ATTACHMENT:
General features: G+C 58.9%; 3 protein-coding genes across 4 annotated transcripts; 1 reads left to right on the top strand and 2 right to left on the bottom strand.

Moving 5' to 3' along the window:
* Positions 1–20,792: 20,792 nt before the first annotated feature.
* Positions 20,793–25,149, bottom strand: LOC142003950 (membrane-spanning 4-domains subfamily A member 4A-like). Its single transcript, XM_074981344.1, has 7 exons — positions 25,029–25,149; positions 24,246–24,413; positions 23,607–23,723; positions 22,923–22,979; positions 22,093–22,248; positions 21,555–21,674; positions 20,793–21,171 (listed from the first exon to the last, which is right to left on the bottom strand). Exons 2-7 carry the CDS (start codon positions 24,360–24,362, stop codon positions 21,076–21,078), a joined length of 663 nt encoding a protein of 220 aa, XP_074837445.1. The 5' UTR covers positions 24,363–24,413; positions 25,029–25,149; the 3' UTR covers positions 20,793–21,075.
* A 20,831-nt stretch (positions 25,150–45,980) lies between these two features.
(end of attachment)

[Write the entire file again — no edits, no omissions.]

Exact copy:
General features: G+C 58.9%; 3 protein-coding genes across 4 annotated transcripts; 1 reads left to right on the top strand and 2 right to left on the bottom strand.

Moving 5' to 3' along the window:
* Positions 1–20,792: 20,792 nt before the first annotated feature.
* Positions 20,793–25,149, bottom strand: LOC142003950 (membrane-spanning 4-domains subfamily A member 4A-like). Its single transcript, XM_074981344.1, has 7 exons — positions 25,029–25,149; positions 24,246–24,413; positions 23,607–23,723; positions 22,923–22,979; positions 22,093–22,248; positions 21,555–21,674; positions 20,793–21,171 (listed from the first exon to the last, which is right to left on the bottom strand). Exons 2-7 carry the CDS (start codon positions 24,360–24,362, stop codon positions 21,076–21,078), a joined length of 663 nt encoding a protein of 220 aa, XP_074837445.1. The 5' UTR covers positions 24,363–24,413; positions 25,029–25,149; the 3' UTR covers positions 20,793–21,075.
* A 20,831-nt stretch (positions 25,150–45,980) lies between these two features.